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The traditional heart of the IK capital may be in the west, but a young generation of artists, chefs, designers and hoteliers – as well as a brand new Olympic park – has taken up residence on the other side of town. Writing exclusively for Condé Nast

Description: The traditional heart of the IK capital may be in the west

The Olympic Games may be coming to the British capital this summer – but to call the jamboree of javelin throwing and synchronised swimming ‘London 2012’ is ever so slightly misleading. East London 2012 – that’s more like it. Sure, there’ll be horse-riding in Greenwich in the south, while Lord’s cricket ground in the north-west has been retooled for archery. And if Her Majesty Elizabeth II cares to look out of her bedroom window this summer, she might make out the bikini-clad beach volleyball teams patting a ball aloft on The Mall – the road that leads to Buckingham Palace.

Description: Buckingham Palace

Buckingham Palace

Pretty much everything else, however, will happening in the east of the city. The decision to build the Olympics Village here on a former industrial wasteland in Stratford, has shifted the city’s centre of gravity. London may be bisected horizontally by the River Thames, but the real divide cuts vertically, between the affluent West End and the working-class East End. If the West is the home of London’s old money, its royal palace and luxe department stores, the East is the dynamo, the creative heart, the embarking point for new generations of immigrants, the place where layers of history coalesce.

The East is where you’ll find the edgier art galleries; the fashion students emerging from squat parties; the hipsters ridiculing one another’s facial hair; the bleary-eyed bands playing rowdy electro in pubs. But if the creative types have been the shock troops of regeneration, what has followed has changed the face of these neighbourhoods. With every Hoxton boutique, every Shoreditch member’s club, every molecular gastronomy restaurant opening in Hackney, every air-conditioned shopping mall in Stratford, the East has inched upwards.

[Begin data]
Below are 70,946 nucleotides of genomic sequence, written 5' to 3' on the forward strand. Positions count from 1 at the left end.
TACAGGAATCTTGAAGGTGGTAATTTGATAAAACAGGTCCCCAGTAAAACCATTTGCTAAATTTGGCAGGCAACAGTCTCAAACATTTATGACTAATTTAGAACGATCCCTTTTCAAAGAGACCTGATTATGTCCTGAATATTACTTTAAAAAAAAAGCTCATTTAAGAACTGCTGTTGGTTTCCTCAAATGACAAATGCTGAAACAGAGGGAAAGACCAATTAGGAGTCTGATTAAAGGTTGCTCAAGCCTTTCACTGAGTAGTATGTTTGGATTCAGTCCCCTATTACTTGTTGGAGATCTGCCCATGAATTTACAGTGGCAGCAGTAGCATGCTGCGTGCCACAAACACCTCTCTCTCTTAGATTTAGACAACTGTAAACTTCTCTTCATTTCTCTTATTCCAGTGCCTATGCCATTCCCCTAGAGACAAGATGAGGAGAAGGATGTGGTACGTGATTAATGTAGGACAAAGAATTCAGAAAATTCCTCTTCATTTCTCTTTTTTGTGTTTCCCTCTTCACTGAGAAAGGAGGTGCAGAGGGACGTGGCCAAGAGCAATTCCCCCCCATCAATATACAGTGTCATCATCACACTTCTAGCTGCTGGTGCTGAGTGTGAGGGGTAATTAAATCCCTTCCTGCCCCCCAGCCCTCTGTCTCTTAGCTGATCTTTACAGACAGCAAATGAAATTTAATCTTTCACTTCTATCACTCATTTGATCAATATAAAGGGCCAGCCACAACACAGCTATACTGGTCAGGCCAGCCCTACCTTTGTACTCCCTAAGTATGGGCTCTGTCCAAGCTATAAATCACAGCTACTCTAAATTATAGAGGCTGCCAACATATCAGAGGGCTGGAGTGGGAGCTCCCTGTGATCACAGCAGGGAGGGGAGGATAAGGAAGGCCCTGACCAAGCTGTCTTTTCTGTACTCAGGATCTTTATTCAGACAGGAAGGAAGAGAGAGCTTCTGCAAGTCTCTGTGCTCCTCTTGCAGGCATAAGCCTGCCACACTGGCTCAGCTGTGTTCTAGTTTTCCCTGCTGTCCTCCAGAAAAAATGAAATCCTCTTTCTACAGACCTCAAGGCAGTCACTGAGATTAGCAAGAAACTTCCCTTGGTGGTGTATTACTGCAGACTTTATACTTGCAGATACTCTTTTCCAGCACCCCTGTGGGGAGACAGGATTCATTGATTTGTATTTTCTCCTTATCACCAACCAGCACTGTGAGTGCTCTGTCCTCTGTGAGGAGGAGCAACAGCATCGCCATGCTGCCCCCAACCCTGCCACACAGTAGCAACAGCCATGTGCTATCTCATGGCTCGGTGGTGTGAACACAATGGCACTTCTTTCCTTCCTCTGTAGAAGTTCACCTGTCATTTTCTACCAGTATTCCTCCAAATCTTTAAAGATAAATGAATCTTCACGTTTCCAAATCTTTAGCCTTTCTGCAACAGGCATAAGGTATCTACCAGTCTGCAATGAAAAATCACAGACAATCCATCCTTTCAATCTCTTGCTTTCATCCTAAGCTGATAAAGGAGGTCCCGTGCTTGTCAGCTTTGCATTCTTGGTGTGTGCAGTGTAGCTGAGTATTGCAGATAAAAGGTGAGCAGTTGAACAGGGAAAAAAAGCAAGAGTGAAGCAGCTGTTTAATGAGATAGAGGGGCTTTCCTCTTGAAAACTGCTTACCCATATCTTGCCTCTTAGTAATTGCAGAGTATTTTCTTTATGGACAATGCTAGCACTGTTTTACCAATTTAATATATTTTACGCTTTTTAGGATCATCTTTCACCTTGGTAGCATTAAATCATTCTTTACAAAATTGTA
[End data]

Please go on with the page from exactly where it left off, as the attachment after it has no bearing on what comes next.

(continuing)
Description: Olympic Stadium

Olympic Stadium

A pivotal moment came when West London seemed to collectively discover the East – Prince Harry was photographed at a ware house rave in Shoreditch in 2009. The new East London line extension linked this formerly Tube-less expanse with the rest of the network in 2010. Now, with the arrival of the Olympics in Stratford, it all suddenly feels very official. Where once lonely goods trucks trundled across a weed-infested wasteland, now there stands the austere chic Olympic Stadium, the hallucinatory curves of Zaha Hadid’s Aquatics Centre and the planed bend of the Velodrome (the finest of the three structures and the most likely arena for British medals).

At the centre of the Olympics site is the twisted monument to East London’s newfound confidence; the ArcelorMittal Orbit. London’s newest and largest piece of public art, this rollercoaster-cum-viewing platform was designed by Britain’s most successful international artist, Anish Kapoor, and funded by its richest man, the steel billionaire Lakshmi Mittal. Their shared Indian heritage is a reflection of London’s status as global melting pot, a dynamism that is very much centred on the East. If you climb 376ft to the top, what unfurls in a landscape that East London natives cherish not for its beauty but for its teeming strangeness. Up close, you will see graffiti-ed shells of Victorian factories, the JCBs of regeneration, houseboats, containers in which people have set up cafés, community gardens; beyond you see gleaming skyscrapers and grand municipal buildings. It illustrates the comings and goings, declines and falls, successive waves of migrants and money.

Description: the ArcelorMittal Orbit

the ArcelorMittal Orbit

For a visitor? Well, aside from the poetic urban walks to be had through this landscape, down canal towpaths and up Edwardian side streets, there are more restaurants, bars, venues, galleries and hotels in that melée than you could hope to experience in a single visit. Even residents find it hard to keep up. One thing’s for sure – there really is no need to go to the rest of London at all.

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